The Committee’s public justifications for relieving Barber of the captaincy, were that it was hampering his development as an England player, and that he wasn’t bowling himself enough. The latter makes little sense, given that in 1960 Barber took 57 wickets at 24, and that he also had an England leg spinner, Greenhough, at his disposal. As to the former he had, somewhat unexpectedly, forced his way into the England twelve for the first Test against South Africa at Edgbaston in 1960. There was a widely held belief that the South African batsmen were vulnerable to wrist spin, largely as a result of the success that Johnny Wardle had enjoyed in the 1956/57 series when he decided to forego his normal orthodox slow left arm in favour of chinamen and googlies. Having been selected to play for MCC at Lord’s against the tourists, Barber troubled all their batsmen with his wrist spin, and it would have done him no harm when, shortly before the Edgbaston Test he put in a fine all-round performance in a County Championship match at the same ground.
There would have been few in the run-up to the Test who expected Barber to play, but the Edgbaston wicket was a slow one in those days, Kenny Barrington was in a poor run of form, and he was left out. Some sources say that it was Barber who took his place, but he had been told the previous day that he would be playing, and in fact it was Peter Walker who replaced Barrington. The South African born Walker could bowl seam or spin, was a serviceable bat and a magnificent close catcher. He got the nod following an inspection of the wicket shortly before the scheduled start. Barrington had played just a dozen Tests, and was mortified to be left out. He said tearfully to county colleague Mickey Stewart; “They’ll never be able to leave me out again. I’m going to see to that”, and the Barrington that came back for the next Test was even more the dour accumulator who England came to rely on so much over the next few years. England won comfortably, so Barber’s double failure with the bat mattered little, and although he bowled tidily enough, and took a wicket, England wanted another pace bowler at Lord’s. Three all-rounders had played at Edgbaston, and Ray Illingworth and Peter Walker had both done better than Barber, so he was left out.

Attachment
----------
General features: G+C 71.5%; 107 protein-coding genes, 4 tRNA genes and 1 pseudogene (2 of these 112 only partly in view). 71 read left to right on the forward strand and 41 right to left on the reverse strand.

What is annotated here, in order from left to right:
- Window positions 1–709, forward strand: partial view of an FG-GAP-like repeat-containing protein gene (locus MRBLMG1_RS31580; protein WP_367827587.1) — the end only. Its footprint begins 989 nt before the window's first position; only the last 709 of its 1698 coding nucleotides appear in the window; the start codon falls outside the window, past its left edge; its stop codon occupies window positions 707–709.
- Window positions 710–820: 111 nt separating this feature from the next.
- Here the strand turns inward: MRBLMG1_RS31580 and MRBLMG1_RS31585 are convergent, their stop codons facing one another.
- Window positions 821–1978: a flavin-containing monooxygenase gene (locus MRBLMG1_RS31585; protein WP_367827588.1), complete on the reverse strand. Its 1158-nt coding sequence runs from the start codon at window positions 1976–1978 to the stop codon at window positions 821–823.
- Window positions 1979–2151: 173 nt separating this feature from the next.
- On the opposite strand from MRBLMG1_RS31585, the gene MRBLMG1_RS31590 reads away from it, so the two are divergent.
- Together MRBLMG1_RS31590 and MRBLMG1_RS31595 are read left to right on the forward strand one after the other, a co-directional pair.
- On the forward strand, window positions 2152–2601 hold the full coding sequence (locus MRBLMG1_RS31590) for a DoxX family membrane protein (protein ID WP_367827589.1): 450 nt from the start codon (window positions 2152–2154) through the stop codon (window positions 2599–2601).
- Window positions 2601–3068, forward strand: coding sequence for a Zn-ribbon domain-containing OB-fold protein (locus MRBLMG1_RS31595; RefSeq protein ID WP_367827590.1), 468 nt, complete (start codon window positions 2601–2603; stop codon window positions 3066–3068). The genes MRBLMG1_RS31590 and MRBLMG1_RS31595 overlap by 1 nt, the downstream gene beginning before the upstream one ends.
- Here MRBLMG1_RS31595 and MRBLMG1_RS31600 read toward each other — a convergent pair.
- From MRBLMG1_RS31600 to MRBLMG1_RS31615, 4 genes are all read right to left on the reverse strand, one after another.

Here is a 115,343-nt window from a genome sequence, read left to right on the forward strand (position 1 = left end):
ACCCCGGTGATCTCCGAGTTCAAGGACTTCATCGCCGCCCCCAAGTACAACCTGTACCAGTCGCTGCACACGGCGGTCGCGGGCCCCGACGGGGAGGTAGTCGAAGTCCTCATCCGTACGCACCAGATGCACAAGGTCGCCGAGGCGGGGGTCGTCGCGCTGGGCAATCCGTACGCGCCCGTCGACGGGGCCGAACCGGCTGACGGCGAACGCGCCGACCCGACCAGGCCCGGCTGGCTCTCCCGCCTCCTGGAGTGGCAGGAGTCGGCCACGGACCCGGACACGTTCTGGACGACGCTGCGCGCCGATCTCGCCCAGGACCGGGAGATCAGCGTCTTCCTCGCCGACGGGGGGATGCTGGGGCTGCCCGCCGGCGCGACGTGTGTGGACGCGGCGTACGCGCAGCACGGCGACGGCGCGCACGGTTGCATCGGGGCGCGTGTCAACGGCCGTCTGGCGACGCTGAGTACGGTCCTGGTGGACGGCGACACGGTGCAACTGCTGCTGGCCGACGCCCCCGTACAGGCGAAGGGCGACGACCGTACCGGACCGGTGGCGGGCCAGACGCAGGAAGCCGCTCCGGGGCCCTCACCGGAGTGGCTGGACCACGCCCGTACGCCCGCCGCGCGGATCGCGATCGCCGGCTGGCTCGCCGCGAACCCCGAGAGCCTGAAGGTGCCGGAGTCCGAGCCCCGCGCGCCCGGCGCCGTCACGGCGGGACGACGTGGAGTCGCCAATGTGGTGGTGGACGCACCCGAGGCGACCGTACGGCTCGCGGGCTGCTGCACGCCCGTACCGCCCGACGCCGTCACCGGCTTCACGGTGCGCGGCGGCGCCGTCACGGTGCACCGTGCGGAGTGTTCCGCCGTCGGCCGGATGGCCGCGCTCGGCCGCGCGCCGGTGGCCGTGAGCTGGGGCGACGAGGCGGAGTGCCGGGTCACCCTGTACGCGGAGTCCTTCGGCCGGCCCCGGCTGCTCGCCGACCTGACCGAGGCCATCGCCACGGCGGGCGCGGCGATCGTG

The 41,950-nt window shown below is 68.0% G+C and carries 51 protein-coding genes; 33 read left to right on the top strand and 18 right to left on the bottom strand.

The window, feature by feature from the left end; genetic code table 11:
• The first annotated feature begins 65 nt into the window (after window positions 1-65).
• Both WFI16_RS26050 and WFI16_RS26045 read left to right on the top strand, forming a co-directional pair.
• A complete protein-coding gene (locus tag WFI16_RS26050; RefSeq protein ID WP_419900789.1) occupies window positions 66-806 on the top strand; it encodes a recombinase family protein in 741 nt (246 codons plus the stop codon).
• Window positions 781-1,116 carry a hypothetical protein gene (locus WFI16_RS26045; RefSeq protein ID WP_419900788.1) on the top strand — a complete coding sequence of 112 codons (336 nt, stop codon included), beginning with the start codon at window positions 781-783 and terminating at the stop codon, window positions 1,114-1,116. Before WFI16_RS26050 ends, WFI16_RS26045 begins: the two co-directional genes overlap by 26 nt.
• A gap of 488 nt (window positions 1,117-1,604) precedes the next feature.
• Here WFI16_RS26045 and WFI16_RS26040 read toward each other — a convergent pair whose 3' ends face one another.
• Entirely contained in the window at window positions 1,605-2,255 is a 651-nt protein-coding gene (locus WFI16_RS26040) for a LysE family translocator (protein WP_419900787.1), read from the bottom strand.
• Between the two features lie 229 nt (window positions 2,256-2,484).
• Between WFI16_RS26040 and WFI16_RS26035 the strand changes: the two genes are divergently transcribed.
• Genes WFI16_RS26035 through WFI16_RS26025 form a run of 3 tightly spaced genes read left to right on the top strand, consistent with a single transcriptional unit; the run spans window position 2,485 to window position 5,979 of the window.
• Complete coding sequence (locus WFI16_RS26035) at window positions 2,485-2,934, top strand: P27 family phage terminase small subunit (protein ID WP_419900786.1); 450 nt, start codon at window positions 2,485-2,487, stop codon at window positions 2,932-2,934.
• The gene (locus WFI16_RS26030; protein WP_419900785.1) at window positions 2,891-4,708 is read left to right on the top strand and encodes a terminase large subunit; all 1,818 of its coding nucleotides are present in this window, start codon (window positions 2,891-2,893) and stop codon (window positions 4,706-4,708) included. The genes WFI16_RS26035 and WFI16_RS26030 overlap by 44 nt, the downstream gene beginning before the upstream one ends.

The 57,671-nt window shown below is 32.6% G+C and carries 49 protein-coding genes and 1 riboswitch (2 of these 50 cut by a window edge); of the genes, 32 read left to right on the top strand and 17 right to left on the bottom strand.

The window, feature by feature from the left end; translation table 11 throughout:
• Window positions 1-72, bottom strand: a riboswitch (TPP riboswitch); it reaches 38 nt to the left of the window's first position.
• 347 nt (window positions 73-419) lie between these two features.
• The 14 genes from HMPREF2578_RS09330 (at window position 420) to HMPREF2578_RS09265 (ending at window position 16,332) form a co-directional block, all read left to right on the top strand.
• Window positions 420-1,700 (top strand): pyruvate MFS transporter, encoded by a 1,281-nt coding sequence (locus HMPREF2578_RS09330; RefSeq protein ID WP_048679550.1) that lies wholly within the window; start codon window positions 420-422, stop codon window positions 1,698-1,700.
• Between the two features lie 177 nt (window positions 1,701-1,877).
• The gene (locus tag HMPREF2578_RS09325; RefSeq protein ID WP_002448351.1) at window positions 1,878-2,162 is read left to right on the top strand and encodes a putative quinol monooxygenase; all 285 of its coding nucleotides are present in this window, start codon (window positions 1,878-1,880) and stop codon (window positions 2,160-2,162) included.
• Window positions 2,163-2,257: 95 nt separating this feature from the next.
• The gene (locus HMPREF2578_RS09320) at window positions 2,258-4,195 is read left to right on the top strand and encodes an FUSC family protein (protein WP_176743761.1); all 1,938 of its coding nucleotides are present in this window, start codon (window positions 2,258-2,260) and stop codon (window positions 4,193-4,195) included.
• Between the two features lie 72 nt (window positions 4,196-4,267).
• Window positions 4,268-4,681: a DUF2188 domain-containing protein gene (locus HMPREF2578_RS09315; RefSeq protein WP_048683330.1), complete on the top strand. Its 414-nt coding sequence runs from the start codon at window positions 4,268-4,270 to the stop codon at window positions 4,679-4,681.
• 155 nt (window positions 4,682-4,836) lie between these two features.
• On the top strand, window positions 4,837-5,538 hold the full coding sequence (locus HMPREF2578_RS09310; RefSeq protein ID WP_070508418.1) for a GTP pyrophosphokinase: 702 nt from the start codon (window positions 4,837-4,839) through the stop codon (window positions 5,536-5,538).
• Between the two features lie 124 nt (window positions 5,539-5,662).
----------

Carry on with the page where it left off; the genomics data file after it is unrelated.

Barber was not called on again in the South African series and he played no part in the 1961 Ashes. England’s selectors did not knock on his door again until the end of the 1961 season, so perhaps for once there was, irrespective of whether it was right or wrong, some justification for the Lancashire committee’s reasoning. Although a number of specialist batsmen and bowlers declined invitations to tour, Barber joined the party that played eight Tests in India and Pakistan in 1961/62 as a bowling all-rounder. He played in all the big games, performing reasonably well in India and, if without too much of a fanfare, with some distinction in Pakistan. During the tour an announcement came from Old Trafford that doubtless took Barber as much by surprise as the rest of English cricket. In the most reactionary move that even as conservative an organisation as the Lancashire committee could make a 34 year old Northern League player, Joe Blackledge, was plucked from his club side in the hope he would lead the county in 1962 with the same success that Fallows had enjoyed in 1946. The Uncle of future England Rugby Union skipper Bill Beaumont had at least played for the county’s second eleven in the past, and enjoyed a little more success with the bat than Fallows, but he proved unable to overcome the unhappy atmosphere that the committee’s actions had created, and Lancashire slipped to 16th in the table, their lowest ever position.